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Why You Should Include Your Attorney in the RFP Process

We look at relationships between the Cooperative and the management agent similar to the context of marriage. We all hope things will last forever, but if the percentages are anything like actual marriages these days, the odds are things won’t always work out. In those instances, the cooperative lawyer needs to get you back in the dating scene to find a comparable mate who will oversee the many operations for the property. Some boards might think they don’t need a matchmaker because the costs of the lawyer may be unnecessary. Well, we see first hand how complicated and inefficient the process can be when not shepherded by the corporate attorney. Here are a few examples of how we make the process easy on you:
 
 

A. Streamlines the process making it orderly and time-efficient:

The Coop attorney will first work with the board to see what timeline we are working with to complete the interview process, to assure there is adequate time to contact candidates, submit their Request For Proposal (RFP’s), be interviewed, select a candidate, negotiate the terms of the management contract and still allow for some transition time prior to the outgoing Management agent’s term expiring. If you only have 60 days to find a new Management agent, time is of the essence and a streamlined process is essential.
 
 

B. Recommendations on Candidates:

 
The coop attorney will assist in providing some recommendations on possible qualified candidates. Just opening up the phone book for property managers doesn’t guarantee they know boo about cooperatives. In a recent RFP process where our office had not been initially consulted about the process, 3/4 of the candidates the client had scheduled for interviews had NO current cooperative clients or cooperative experience. They even contacted candidates for phone interviews without RFP’s being submitted, among other problems. These unforced errors cost time, which you don’t have.
 

C. Assist with the RFP:

 
The coop attorney will assist you in what types of questions to ask and not to ask. Many of the questions we have seen from clients who have done their own RFP’s maybe so tangential or specific that it may be better suited for the interview itself. Also, we will assure references are provided. Board Members should contact these to gain insight and to how the candidate is seen by their own clients.
 

D. Keeping you anonymous:

 
We feel It is also preferable that your identity stays anonymous as long as possible. Word travels quickly in this day and age, and some management companies will attempt direct contact with you once they know you are looking. The coop attorney keeps your identity unknown as long as possible to prevent this from happening. If it does become known to the management candidates who you are, we will assure they keep us as the sole contact to avoid direct communications with you which keeps the process level and even-handed for all candidates. Keeping things quiet with the members is also important to avoid any information about the process leaking to the candidates. We have seen major problems when too many chefs are in the kitchen.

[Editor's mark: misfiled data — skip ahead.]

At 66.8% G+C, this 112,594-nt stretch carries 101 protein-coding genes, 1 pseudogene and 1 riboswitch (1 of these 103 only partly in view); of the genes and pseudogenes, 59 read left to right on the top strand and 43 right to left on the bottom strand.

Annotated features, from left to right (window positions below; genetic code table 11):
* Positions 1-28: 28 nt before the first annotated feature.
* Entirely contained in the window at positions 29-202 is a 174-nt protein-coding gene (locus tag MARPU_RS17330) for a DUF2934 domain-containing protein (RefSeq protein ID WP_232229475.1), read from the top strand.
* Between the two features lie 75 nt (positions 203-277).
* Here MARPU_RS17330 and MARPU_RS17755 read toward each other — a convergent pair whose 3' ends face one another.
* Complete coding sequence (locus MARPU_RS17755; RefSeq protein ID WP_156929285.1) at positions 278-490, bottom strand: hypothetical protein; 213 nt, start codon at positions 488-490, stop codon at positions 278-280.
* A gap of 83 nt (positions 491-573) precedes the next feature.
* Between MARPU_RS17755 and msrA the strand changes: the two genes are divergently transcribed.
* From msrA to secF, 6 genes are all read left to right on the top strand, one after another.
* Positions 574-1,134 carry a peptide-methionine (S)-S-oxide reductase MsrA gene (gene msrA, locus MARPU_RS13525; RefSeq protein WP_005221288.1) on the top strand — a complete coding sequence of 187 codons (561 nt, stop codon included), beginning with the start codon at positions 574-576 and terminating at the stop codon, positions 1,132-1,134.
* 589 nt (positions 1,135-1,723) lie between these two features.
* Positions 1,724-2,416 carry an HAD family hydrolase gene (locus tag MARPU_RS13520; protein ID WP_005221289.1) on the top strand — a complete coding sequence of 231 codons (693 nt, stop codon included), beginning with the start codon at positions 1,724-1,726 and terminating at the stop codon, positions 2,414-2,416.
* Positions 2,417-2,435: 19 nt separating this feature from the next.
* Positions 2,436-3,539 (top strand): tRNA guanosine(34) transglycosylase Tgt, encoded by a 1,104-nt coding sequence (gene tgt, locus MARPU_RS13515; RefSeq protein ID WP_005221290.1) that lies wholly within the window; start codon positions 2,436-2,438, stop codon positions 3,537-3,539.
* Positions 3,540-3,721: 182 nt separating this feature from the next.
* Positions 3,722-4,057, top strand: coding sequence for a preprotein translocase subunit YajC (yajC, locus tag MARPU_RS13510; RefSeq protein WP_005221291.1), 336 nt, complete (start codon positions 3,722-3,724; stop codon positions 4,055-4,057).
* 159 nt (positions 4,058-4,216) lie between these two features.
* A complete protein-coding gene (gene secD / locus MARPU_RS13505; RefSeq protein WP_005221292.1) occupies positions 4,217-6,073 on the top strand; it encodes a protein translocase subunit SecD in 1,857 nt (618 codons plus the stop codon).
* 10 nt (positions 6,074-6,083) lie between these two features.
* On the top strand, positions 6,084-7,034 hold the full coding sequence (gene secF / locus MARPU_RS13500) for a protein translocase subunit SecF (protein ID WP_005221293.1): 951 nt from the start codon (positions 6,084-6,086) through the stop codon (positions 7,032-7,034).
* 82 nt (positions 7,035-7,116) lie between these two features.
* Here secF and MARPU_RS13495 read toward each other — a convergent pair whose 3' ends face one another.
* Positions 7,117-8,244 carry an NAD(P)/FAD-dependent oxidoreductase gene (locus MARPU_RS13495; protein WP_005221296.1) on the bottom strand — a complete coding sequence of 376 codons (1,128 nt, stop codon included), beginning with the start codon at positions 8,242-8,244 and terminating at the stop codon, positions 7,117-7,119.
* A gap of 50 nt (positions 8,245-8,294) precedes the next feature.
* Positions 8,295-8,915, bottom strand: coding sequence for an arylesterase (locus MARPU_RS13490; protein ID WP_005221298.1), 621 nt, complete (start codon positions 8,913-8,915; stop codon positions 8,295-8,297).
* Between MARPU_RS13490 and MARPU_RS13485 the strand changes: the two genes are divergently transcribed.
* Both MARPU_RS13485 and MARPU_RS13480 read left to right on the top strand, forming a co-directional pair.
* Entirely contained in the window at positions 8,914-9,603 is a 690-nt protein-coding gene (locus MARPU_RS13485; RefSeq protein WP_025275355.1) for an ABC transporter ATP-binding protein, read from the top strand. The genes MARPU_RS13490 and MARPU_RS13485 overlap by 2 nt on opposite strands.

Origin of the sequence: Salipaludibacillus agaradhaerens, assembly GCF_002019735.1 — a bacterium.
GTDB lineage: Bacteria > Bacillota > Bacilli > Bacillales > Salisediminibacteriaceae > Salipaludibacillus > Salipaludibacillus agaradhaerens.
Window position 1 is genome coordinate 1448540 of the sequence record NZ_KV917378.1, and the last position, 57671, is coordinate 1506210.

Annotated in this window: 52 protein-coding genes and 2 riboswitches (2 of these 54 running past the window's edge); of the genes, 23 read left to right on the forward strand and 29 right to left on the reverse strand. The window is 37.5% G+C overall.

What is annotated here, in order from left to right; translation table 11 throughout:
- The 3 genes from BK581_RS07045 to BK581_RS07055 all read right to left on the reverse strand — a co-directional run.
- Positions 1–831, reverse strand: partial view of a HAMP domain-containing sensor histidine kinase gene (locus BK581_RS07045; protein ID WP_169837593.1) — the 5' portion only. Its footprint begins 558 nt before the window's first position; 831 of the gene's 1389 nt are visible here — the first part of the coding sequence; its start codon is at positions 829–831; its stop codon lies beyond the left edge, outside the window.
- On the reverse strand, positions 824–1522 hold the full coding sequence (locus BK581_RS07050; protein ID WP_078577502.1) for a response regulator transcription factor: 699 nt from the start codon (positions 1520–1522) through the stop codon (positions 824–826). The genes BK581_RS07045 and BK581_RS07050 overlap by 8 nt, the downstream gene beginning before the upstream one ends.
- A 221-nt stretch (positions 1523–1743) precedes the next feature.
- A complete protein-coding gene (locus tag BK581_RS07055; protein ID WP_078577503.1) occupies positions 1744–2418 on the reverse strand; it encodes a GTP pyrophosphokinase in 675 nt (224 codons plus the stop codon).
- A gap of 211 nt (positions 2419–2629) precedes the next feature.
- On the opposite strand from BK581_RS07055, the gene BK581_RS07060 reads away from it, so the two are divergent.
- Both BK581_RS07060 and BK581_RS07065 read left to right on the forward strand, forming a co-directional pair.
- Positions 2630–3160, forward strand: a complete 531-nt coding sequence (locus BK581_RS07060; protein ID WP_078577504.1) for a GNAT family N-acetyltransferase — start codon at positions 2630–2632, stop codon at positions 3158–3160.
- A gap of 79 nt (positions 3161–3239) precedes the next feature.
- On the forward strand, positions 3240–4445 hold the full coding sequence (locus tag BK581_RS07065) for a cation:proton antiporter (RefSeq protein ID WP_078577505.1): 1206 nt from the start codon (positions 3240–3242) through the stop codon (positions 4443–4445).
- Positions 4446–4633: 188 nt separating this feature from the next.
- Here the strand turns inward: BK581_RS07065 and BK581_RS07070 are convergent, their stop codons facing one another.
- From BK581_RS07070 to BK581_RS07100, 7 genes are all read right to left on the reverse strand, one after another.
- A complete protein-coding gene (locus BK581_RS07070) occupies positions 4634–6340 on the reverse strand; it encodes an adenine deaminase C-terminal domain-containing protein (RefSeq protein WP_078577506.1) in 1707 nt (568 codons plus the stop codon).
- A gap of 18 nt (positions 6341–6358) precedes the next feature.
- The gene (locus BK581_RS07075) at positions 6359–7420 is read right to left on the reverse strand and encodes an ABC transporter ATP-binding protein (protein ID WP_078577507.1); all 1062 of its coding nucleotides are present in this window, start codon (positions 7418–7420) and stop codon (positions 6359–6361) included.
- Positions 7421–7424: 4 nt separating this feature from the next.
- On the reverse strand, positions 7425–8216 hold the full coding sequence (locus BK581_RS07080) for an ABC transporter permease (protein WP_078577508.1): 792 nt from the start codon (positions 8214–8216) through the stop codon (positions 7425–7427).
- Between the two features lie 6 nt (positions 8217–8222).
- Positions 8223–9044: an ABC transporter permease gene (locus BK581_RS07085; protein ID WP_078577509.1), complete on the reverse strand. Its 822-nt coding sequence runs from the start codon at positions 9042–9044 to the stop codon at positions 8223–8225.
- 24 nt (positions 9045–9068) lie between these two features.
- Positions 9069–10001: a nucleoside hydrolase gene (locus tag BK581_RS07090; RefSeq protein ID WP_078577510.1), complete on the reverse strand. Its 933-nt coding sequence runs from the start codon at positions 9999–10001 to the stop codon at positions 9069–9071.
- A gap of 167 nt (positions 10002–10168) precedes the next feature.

E. The Interview Process:

 
The Coop attorney will assist in coordinating interviews with the candidates, routinely participates in the interviews and can help create a template of questions to ask based on your specific needs. The Coop attorney also has insight as to why a particular mgt agent may be a good fit or why they may not. Obviously, our role is not favor any candidate, but we sure will know who specializes in cooperatives, who goes to MAHC or NAHC for training, who might or might not have the capacity to take more clients, who might have issues being approved by HUD or the lender, etc. Use our insight to better guide your process.
 

F. Management contract negotiations:

 
Once a candidate has been selected, the attorney will work out the terms of the management contract to assure essential terms are mandatory, such as indemnification clauses and to assure there are not “add on” costs that were not a part of the original bid. We will also assure there is an easy out clause without cumbersome termination provisions. Any candidate that insists that you can’t terminate the contract with or without cause upon 60 days notice is a deal-breaker. We will assure you will have the freedom to terminate if that need ever happens.
 
The RFP process can be challenging. You are back on the dating scene and not a lot of time to find a new mate. Use your cooperative attorney to make the process less daunting than it would be if you try it alone. You and your members will thank you for it.
 
___________________________________________________________________________________
 

Creighton D. Gallup, Partner with Pentiuk, Couvreur & Kobiljak, P.C., spearheads the firm’s Landlord Tenant Litigation Department. His tenacity and superb negotiating skills serve his clients well. He has drafted proposed legislation exempting housing cooperatives from the Michigan Truth in Renting Act and the Michigan Consumer Protection Act. Creighton is a frequent instructor at NAHC and MAHC where attendees benefit from his many years’ experience working with management companies and housing cooperative boards.